• Your diploma might not be accepted at the same level as in your native country. In any case, make sure that all your diplomas and certificates are translated.
  • Learn Finnish. Even though most people know English in Finland, without Finnish you will have a hard time closing a deal. When you know Swedish you will also get by, as this also an official language in Finland. But when you have to choose between studying Finnish and Swedish, always opt for Finnish.
  • Finland is very helpful to new residents. There are integration and language courses and it will be easy for you to blend in with the locals.
  • Punctuality is an important thing in Finland. Not being on time for an interview or an appointment means you can go home again.

Property information

It is common practice for many families in Finland to own their home. However, in the bigger cities, there is also sufficient opportunity to rent accommodation. When renting, you can choose to rent from the city administration, under certain conditions, or you can rent an apartment in the private sector. The living space let by the city administration is cheaper but also scarce, so that is why you might end up renting in the private sphere.
When you rent living space, be aware that your utility bills are not included in the rent price. In most cases, you will pay them by yourself directly to the utility company. Housing is, like many things in Finland, very expensive. Most households spend 20-25% of their income on housing payments.

Cost of moving to Finland

As mentioned before, the prices of living space are rather expensive, especially when you are just getting started. So you might think: How much is shipping from the USA to Finland? Several things are important when you ship your personal belongings to Finland. The dimensions of your shipment, the pick-up, and delivery address, and the tracking number. When you book with Eurosender, you know that we keep the cost of moving house to Finland to a bare minimum and provide you with the cheapest way to move furniture to Finland. Join many fellow expats and enjoy the lowest average moving costs to Finland.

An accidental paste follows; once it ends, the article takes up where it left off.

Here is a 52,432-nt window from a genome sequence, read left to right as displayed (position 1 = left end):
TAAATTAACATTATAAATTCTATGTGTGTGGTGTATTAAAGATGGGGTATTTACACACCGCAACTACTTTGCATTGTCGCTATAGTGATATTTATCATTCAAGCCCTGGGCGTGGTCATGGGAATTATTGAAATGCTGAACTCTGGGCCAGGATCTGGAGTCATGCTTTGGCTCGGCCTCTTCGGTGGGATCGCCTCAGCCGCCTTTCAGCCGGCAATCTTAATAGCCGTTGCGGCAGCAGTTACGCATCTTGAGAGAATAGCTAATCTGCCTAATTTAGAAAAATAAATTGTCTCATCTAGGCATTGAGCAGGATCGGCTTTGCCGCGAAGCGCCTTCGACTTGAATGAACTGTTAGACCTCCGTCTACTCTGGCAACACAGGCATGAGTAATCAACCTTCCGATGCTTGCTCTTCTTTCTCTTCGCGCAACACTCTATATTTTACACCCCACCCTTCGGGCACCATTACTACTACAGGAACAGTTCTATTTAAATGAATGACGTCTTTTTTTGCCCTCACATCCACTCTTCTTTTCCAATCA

Cost of living in Finland

As in any Scandinavian country, the cost of living in Finland is fairly high. Don’t worry too much about it, the Finnish salaries mostly match the expenses. In any case, it is a good idea to make a budget for the first few months you will be living in Finland. By calculating your income and expenses you can be sure that you have enough to live on until the end of each month. Below we have compiled some tips on how to save money while staying in Finland.

  • Use your bicycle instead of public transport, when the weather allows it.
  • Foraging is allowed, so bring a tent and make it into an improvised camping holiday.
  • Avoid buying bottled water. The water from the tap is of the same, or even better, quality and much cheaper.
  • Alcohol is extremely expensive in Finland, with prices more than 30% higher in comparison to surrounding countries. So, no matter from which country which you arrive, make sure to bring as many alcoholic beverages as allowed.
  • A cheap place to get ready made food is the supermarket. You can get an inexpensive lunch or dinner with a free cup of water. Expect to pay somewhere between 3-5.

Driving in Finland

Visitors from most countries can drive a car in Finland with their native driving license. However, citizens from outside the EU zone should have an International Driving Permit, which you can get at your local driving authority. Below you see several things that might differ from driving in your country.